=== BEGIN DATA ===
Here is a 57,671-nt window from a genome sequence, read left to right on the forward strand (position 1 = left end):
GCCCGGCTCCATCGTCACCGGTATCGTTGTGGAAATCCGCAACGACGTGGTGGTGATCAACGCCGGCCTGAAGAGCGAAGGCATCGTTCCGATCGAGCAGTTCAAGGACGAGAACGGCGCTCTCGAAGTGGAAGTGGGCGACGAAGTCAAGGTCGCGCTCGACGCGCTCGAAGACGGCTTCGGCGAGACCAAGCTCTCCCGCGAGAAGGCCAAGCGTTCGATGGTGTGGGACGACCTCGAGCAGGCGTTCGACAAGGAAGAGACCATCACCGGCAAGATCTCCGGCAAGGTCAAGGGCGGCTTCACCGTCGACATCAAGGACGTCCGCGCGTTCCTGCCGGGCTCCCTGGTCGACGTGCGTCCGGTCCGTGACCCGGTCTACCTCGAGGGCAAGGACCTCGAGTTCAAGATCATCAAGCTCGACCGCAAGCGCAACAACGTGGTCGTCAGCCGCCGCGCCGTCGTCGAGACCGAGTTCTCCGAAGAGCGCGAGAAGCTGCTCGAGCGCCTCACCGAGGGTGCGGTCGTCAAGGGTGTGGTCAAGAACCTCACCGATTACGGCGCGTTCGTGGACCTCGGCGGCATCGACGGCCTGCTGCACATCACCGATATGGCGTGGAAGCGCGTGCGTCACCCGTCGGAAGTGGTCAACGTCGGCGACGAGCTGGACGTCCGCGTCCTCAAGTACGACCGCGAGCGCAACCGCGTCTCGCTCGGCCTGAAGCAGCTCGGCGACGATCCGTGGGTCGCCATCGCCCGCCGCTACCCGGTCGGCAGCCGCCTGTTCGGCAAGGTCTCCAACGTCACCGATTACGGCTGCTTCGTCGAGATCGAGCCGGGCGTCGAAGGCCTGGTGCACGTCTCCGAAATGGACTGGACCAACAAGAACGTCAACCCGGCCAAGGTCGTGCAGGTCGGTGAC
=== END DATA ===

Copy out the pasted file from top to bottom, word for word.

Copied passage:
Here is a 57,671-nt window from a genome sequence, read left to right on the forward strand (position 1 = left end):
GCCCGGCTCCATCGTCACCGGTATCGTTGTGGAAATCCGCAACGACGTGGTGGTGATCAACGCCGGCCTGAAGAGCGAAGGCATCGTTCCGATCGAGCAGTTCAAGGACGAGAACGGCGCTCTCGAAGTGGAAGTGGGCGACGAAGTCAAGGTCGCGCTCGACGCGCTCGAAGACGGCTTCGGCGAGACCAAGCTCTCCCGCGAGAAGGCCAAGCGTTCGATGGTGTGGGACGACCTCGAGCAGGCGTTCGACAAGGAAGAGACCATCACCGGCAAGATCTCCGGCAAGGTCAAGGGCGGCTTCACCGTCGACATCAAGGACGTCCGCGCGTTCCTGCCGGGCTCCCTGGTCGACGTGCGTCCGGTCCGTGACCCGGTCTACCTCGAGGGCAAGGACCTCGAGTTCAAGATCATCAAGCTCGACCGCAAGCGCAACAACGTGGTCGTCAGCCGCCGCGCCGTCGTCGAGACCGAGTTCTCCGAAGAGCGCGAGAAGCTGCTCGAGCGCCTCACCGAGGGTGCGGTCGTCAAGGGTGTGGTCAAGAACCTCACCGATTACGGCGCGTTCGTGGACCTCGGCGGCATCGACGGCCTGCTGCACATCACCGATATGGCGTGGAAGCGCGTGCGTCACCCGTCGGAAGTGGTCAACGTCGGCGACGAGCTGGACGTCCGCGTCCTCAAGTACGACCGCGAGCGCAACCGCGTCTCGCTCGGCCTGAAGCAGCTCGGCGACGATCCGTGGGTCGCCATCGCCCGCCGCTACCCGGTCGGCAGCCGCCTGTTCGGCAAGGTCTCCAACGTCACCGATTACGGCTGCTTCGTCGAGATCGAGCCGGGCGTCGAAGGCCTGGTGCACGTCTCCGAAATGGACTGGACCAACAAGAACGTCAACCCGGCCAAGGTCGTGCAGGTCGGTGAC